Seminars & Events

Neuroscience Gateway

University of Utah physicians and researchers are at the forefront of neuroscience: pioneering treatments in health care, breaking ground in imaging techniques, designing new solutions for brain and spinal cord repair, and more. This Gateway, hosted by the Neuroscience Initiative, is a portal to discovering more about the U of U’s neuroscience expertise.

Launched in Fall 2014, the initiative unites the academic, translational, and clinical neuroscience communities toward the common goals of better understanding the brain in disease and in health. Learn more.

Upcoming Neuroscience Initiative Events:

Neuroscience Initiative Spring Symposium (May 6, 2016): Join the awardees of the 2015 Neuroscience Initiative Collaborative Pilot Project seed grant program and Neuroscience Initiative leadership to learn about the results of their exciting projects. 2:00-5:00 PM, HSEB Alumni Hall. Light refreshments served.

Special Presentation by Adrian Rothenfluh, PhD (May 16, 2016): Dr. Rothenfluh studies drug-induced behaviors in Drosophila to learn more about the genes, signlaing pathways, and brian circuits mediating these behaviors, with the goal of gaining insights into vertebrate addiction. 10:00-11:00 AM, BPRB 501.

Special Presentation by Justin Jordan, MD, MPH (May 26, 2016): Molecular Mechanisms of Neurofibromatosis 2. Dr. Jordan conducts translational research on the genetic underpinnings of individual tumor development in hereditary cancer syndromes, such as neurofibromatosis and schwannomatosis. Sponsored by the Department of Neurology. 3:30-4:30 PM, 383 Colorow 2nd Floor Seminar Room.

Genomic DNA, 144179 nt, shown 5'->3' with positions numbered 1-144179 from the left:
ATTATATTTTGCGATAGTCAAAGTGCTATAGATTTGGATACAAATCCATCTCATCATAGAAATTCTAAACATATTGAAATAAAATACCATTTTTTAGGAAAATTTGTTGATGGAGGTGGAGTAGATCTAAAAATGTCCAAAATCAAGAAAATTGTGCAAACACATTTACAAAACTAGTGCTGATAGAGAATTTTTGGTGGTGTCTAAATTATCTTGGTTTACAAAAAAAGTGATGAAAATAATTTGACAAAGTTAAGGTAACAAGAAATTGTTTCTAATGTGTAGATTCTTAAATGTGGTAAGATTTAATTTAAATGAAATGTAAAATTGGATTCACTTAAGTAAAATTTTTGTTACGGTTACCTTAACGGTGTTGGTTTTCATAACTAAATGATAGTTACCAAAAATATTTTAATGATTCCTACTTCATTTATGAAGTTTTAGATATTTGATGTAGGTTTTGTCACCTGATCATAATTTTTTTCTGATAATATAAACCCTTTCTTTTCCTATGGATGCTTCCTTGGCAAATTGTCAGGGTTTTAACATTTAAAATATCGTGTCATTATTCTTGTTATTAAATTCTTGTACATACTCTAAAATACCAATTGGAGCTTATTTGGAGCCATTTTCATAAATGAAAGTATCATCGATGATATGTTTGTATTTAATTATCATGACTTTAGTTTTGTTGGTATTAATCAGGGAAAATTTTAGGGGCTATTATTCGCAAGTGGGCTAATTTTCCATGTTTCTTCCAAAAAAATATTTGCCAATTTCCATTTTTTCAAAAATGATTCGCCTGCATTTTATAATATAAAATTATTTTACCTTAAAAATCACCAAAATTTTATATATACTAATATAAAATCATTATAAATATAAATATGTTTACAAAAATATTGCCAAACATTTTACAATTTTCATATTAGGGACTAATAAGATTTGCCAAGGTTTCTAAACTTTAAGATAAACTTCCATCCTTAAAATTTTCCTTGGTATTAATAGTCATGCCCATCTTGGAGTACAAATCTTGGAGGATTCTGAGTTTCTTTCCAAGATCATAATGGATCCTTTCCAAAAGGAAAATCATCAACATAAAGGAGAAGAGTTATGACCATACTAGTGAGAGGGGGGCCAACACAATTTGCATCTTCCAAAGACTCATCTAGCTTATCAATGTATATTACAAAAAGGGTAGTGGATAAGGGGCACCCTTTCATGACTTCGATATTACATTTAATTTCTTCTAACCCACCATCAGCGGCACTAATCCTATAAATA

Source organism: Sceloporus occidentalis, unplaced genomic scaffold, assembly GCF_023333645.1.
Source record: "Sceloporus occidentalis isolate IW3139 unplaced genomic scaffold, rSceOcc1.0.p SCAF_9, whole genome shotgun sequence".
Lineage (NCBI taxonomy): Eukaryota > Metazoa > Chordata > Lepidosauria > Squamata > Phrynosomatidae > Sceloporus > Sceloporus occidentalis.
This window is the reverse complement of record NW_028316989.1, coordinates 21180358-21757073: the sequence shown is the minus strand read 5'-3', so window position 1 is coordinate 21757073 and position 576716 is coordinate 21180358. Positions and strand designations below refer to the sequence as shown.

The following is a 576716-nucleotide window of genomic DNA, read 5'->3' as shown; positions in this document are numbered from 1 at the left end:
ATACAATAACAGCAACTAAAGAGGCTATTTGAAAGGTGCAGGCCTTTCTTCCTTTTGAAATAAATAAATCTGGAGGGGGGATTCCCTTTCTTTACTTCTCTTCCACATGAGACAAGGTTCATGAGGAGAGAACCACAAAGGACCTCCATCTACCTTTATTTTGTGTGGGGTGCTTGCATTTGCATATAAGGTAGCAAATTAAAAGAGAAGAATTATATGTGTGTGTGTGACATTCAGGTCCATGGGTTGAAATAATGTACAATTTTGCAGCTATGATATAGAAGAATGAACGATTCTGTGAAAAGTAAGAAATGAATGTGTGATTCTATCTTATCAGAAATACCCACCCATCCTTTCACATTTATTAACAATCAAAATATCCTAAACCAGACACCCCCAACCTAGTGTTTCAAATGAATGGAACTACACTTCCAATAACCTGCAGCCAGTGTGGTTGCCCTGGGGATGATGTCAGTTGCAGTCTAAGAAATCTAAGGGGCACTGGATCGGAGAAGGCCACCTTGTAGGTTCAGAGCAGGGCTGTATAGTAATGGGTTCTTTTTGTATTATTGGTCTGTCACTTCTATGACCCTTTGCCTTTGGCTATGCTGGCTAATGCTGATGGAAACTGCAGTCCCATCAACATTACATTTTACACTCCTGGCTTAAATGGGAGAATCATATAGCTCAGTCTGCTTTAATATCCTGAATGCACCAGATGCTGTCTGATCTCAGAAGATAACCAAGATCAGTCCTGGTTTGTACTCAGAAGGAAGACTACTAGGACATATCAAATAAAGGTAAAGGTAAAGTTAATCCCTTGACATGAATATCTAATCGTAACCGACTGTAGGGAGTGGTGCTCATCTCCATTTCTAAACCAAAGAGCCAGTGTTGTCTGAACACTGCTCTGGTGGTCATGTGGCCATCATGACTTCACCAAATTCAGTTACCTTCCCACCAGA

Frontiers in Psychiatry: Modulation of Neural Function (June 6, 2016): In partnership with the Department of  Psychiatry, the Neuroscience Initiative is proud to present this special symposium. This one-day special event will feature visiting speakers Drs. Thomas Schlaepfer (University Hospital Bonn), Mark George (Medical Univesrity of South Carolina), Wayne Goodman (Icahn School of Medicine at Mount Sinai) and Gwenn Smith (Johns Hopkins University), as well as short talks by both visiting and local researchers. University Officer's Club, 150 South Fort Douglas Boulevard. To assist us in our preparations, we ask that you please RSVP here. Please contact Rebecca Parker at with any questions.